From the early days of organizing the Postal Service, all clerks have been hired as part time employees and initially identified as Substitutes, later as part-time. This was necessitated because of the uneven deposit of mail into the processing system dependent totally on the schedule of the sender. Each hour and day the deposit of mail was uncertain making it necessary to have a flexible work force available to meet the uneven demand. The prime objective of the flexible employees was to be converted to full time schedules that there was predictability in hours of work and daily compensation.
Upon assuming national office in 1981, one of the union’s priorities was the conversion of part time employees to full time. The advantages included the guarantee of eight hours work or pay until the recently negotiated contract; the allocated vacation time advanced at the beginning of the leave year; schedules are fixed providing advanced notice of the hours of work; paid holidays; first selection for vacation periods; overtime priority; payment for jury duty and generally the employee will know in advance the work to be performed. The stability of full time employment was the objective of all clerical employees so full time conversion was always a prime union objective.
The Atlanta, GA Local under the leadership of Wallace Baldwin as president had negotiated an all regular program so members throughout the union were convinced that postal operations could be maintained with increases in the full time complement.
When assuming national office in 1981, the union was unable to monitor the contractual requirement that had been negotiated as 90% of all employees per installation were contractually required to be full time. This percentage included all employees in the represented crafts (clerks, maintenance, motor vehicle, special delivery, city letter carrier). The contractual limitation was per installation and applied only to offices that employed 200 or more man years of employment. Local union officials were unable to monitor the percentages as many of the employees were beyond their craft jurisdiction. For those offices that did not meet the 200 man year threshold, the only contractual requirement was “to maximize” the number of full time employees, which was a challenging requirement to document available hours and force local management to make conversions.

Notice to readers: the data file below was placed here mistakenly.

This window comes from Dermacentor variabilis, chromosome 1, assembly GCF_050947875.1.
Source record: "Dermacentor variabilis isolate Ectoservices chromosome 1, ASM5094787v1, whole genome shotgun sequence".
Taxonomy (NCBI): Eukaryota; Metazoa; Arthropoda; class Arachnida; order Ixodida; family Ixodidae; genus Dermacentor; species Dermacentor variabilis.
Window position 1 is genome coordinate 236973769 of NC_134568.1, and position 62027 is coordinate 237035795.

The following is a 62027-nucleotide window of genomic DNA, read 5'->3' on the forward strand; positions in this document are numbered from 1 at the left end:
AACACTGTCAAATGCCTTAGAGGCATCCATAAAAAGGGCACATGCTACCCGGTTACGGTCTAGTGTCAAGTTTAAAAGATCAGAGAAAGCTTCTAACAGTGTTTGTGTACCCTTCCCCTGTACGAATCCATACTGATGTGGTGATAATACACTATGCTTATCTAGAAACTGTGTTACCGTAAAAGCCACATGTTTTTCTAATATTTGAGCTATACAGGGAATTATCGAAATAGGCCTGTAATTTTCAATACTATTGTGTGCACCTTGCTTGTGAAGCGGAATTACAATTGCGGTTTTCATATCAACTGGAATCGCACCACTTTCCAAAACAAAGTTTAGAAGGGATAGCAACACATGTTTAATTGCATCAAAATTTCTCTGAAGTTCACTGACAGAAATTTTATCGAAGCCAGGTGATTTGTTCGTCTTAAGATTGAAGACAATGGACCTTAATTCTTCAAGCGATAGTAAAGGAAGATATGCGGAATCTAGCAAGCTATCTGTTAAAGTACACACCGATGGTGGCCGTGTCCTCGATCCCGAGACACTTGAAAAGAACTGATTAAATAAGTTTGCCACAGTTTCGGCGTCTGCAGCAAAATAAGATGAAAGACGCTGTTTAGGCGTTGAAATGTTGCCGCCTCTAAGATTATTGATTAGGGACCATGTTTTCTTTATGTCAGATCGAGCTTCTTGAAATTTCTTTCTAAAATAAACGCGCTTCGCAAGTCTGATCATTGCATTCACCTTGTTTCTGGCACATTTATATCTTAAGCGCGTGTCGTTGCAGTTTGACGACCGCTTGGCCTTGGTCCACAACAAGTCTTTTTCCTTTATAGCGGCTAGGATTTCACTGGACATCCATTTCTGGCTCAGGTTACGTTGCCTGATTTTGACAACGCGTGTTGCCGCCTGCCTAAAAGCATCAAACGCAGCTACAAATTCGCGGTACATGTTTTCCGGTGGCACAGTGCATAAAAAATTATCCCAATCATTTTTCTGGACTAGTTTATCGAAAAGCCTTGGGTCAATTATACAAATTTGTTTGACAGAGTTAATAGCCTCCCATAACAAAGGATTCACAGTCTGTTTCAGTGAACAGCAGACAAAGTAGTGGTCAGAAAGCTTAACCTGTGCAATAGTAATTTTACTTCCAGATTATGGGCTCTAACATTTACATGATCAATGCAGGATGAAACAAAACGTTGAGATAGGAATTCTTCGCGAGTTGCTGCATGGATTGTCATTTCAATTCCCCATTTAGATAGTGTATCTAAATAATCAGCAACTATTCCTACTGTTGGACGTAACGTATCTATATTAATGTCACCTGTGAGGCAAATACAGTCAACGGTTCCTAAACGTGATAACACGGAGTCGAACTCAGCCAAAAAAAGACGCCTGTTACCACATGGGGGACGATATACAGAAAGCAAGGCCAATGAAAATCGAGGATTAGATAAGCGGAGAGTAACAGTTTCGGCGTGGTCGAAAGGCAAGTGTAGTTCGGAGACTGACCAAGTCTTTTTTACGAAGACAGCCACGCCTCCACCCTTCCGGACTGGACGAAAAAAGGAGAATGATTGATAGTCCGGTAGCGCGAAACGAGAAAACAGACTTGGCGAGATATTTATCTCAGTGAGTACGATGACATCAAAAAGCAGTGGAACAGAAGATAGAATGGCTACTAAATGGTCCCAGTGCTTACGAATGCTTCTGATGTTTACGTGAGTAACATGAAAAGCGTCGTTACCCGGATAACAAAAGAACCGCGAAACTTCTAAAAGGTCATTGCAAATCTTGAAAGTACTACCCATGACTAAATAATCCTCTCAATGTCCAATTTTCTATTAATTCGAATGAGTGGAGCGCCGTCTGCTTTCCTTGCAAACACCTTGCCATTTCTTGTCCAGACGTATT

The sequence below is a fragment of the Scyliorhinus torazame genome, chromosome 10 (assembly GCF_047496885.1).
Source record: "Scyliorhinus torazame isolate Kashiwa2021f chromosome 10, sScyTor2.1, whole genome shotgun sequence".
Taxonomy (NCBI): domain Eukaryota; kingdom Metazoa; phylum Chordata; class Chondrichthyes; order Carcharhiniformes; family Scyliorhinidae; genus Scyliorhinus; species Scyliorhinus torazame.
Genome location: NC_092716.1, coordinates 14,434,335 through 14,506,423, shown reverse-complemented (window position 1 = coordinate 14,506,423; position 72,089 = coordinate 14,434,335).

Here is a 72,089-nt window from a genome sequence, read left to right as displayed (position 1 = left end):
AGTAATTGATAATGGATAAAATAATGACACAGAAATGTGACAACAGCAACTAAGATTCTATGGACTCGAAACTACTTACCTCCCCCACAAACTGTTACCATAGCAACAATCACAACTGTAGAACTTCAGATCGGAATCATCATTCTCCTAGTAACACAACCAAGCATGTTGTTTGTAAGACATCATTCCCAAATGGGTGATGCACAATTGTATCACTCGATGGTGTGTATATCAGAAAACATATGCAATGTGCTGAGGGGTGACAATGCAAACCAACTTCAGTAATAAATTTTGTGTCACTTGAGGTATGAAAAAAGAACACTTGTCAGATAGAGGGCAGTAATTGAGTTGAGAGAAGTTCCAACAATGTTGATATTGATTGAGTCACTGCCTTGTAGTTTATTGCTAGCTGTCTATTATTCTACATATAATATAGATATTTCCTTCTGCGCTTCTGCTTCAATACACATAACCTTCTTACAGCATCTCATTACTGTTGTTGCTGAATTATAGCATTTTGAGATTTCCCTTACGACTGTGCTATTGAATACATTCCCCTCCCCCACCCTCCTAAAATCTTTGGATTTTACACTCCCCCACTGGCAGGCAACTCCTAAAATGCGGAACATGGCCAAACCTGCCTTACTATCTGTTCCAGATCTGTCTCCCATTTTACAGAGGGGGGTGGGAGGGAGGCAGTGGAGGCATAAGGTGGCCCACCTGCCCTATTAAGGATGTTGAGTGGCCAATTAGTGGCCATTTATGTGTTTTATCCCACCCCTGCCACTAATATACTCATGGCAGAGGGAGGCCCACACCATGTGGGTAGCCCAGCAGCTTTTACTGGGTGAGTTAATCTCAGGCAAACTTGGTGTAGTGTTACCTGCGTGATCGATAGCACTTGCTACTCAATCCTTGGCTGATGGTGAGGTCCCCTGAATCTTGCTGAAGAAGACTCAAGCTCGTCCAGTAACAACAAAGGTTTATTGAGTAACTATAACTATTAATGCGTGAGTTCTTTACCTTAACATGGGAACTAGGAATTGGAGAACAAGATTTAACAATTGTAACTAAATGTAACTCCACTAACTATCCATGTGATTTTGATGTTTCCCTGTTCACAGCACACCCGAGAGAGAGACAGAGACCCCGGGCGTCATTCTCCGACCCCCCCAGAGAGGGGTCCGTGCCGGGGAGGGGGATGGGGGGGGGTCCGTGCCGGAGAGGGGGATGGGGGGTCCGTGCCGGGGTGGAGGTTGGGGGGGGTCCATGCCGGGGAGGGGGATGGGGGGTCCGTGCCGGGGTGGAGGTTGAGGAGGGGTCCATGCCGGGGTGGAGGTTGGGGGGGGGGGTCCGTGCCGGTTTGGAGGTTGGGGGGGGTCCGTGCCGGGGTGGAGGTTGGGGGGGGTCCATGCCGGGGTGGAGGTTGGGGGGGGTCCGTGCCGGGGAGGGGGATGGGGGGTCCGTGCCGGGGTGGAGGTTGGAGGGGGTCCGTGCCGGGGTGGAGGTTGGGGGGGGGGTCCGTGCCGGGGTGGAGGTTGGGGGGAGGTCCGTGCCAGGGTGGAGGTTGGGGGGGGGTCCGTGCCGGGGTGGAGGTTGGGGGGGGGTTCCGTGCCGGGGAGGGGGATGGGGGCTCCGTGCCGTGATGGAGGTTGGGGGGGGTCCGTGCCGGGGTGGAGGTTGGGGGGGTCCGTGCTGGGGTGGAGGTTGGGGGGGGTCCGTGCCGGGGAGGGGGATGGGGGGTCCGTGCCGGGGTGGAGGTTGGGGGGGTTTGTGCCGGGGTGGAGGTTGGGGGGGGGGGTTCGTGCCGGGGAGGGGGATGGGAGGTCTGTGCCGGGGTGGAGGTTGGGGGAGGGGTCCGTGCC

The system that was inherited was unenforceable and many employees in small offices routinely worked their entire careers as part time employees or the opportunity for conversion was dependent on the attrition of the assigned full time employee. It was not unusual for an employee to work 20 years or more as part time in some offices and it was routine in large offices for their service as a part-timer to be extended for four or five years.
Early in my career as Executive Vice President, I requested from postal management a computer printout recording the mix of employees in every office, nationwide. At the time, the Post Office had over 30,000 facilities so the report was voluminous and required extensive man-hours of review but it revealed that thousands of offices were stuffed below the 90% requirement. I initiated a national level grievance that was based on local facts stretching the interpretation of an interpretive grievance. The concept of enforcing local contractual requirements at the national level was a new undertaking and I was plowing new ground.
I reached out to the Letter Carriers Union’s Vice President, Larry Hutchins and we combined the separately filed grievances contesting USPS noncompliance with the contractual provisions. Discussions transpired over months with postal management raising repeated procedural issues. Appeal was made to arbitration and the unions finally had their day in court over management’s refusal to properly staff. The grievance was arbitrated and the unions prevailed on all counts. Thousands of PTFs were converted and a lump sum equaling over eight million dollars was agreed to as compensation to thousands of PTFs for delayed conversions to full time. In addition, the arbitrator ordered the future production of computer print outs on a quarterly basis in order that the union could monitor the percentage. Postal Districts were also integrated into a national computer system to prevent future violations. This effort benefited thousands of represented employees who were provided some stability in their employment.